If it’s hard for you to assess how many promotional emails is too many, apply the . Let 20% of your messages make a sales offer, while the rest of 80% can focus on useful content that will improve people’s businesses and lives.
No idea what to include in your emails? Create a weekly newsletter and strive to turn it into a real experience for the people on your list. Send your most recent blog articles or other helpful resources you discover online. Share your opinions on the hottest topics in your industry – and invite your subscribers to do the same. Also, interview members of your team and send those interviews out.
As you can see, coming up with ideas isn’t that hard. What’s important to remember is that your subscribers are hoping to get help, education, inspiration, and entertainment from the emails they receive. If you can provide all of them at once, everybody wins.
How’s your email marketing performing?
If you feel like you’ve been making these email marketing mistakes, don’t worry: every marketer has made them at least once. As long as you’re willing to fix them, you’re on the right path.
To figure out what to improve, you first have to determine your weak points. So, what do your email marketing metrics look like? It’s easy to find out: look at your reports.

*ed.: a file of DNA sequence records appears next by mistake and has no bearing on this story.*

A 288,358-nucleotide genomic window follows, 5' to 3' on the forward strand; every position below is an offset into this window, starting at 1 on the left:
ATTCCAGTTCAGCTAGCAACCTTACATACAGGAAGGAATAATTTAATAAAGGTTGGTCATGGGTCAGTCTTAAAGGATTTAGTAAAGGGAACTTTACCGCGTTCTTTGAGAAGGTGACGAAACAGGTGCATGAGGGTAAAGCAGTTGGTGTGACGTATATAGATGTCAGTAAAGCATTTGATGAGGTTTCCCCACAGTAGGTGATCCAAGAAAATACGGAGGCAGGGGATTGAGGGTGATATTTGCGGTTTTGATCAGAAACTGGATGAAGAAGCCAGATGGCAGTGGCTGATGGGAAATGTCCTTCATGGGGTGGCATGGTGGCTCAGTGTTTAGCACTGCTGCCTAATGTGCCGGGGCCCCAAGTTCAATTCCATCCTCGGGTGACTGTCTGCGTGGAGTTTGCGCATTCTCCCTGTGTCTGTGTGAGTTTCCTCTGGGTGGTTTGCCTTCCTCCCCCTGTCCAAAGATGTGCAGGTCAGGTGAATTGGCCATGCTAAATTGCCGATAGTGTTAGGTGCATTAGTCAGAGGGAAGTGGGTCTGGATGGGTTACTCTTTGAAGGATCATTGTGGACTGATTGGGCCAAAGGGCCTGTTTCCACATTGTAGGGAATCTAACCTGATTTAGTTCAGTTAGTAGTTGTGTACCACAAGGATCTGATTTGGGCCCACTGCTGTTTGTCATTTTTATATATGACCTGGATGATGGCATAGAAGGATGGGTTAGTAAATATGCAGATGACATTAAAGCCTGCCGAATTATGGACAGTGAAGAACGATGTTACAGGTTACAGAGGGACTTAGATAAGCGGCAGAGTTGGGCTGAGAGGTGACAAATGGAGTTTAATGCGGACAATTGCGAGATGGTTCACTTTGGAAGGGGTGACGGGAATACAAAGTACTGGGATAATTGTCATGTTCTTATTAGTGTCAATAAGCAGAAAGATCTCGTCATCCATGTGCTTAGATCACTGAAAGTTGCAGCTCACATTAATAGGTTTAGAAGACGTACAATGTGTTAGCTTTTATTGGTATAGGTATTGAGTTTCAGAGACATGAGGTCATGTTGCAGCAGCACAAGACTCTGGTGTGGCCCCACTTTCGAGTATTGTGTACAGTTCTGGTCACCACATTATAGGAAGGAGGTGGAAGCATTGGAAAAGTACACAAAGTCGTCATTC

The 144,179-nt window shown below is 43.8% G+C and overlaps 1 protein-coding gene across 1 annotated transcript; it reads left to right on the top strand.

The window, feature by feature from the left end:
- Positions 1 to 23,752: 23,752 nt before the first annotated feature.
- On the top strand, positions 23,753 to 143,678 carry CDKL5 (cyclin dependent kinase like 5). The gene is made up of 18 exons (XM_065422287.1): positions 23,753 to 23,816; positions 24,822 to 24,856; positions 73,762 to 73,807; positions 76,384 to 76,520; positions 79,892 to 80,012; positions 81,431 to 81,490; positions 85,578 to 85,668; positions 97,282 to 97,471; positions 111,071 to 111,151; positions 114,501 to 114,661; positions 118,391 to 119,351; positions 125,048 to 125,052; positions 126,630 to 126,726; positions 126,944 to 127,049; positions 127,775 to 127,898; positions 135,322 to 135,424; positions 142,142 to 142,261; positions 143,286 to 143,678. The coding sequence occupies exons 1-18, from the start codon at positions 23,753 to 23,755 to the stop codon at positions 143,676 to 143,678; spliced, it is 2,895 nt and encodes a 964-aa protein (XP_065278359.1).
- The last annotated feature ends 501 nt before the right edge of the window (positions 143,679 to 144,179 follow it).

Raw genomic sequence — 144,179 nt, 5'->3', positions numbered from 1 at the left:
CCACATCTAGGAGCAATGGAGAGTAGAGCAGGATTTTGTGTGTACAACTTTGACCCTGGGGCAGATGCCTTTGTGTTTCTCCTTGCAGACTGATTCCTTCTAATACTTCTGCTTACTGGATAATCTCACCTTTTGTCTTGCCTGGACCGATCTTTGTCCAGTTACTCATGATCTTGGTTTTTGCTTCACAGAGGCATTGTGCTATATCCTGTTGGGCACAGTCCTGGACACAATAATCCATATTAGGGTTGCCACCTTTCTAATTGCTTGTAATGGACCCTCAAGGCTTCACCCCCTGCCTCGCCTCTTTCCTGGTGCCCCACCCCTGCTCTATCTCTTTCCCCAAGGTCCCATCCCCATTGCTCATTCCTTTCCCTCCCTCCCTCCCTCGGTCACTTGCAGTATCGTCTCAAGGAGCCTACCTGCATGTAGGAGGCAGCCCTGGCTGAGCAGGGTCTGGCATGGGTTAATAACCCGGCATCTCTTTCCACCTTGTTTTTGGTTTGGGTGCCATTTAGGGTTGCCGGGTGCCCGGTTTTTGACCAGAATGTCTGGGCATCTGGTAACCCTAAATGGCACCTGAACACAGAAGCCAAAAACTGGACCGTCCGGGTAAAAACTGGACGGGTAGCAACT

First, how high is your bounce rate? If it’s higher than 2%, that’s an indicator of poor email hygiene, so make sure to validate your list and prune out invalid addresses.
Also, study your open and click-through rates in the past three to six months. If they’ve been sinking, it could be your outdated email list, the quality of your content, or both.
Then, find out how many people reply to or forward your emails – this tells you how much they enjoy what you send. Lastly, see how many spam complaints you get on average and remove those users right away, along with the unengaged ones.
All these metrics contribute to your sender reputation, which determines your entire email marketing performance. Think of it as your professional reputation: it takes time to build it and a few small mistakes to tarnish it. Why not avoid them if you can?
About the author:
Corina Leslie is the PR Manager for email validation company , an Inc. 5000 honoree. She’s written hundreds of articles on email marketing and is a contributor to Thrive Global and Money magazine. Most often, you’ll find her on the , where she shares her tips and interviews experts on digital marketing and PR.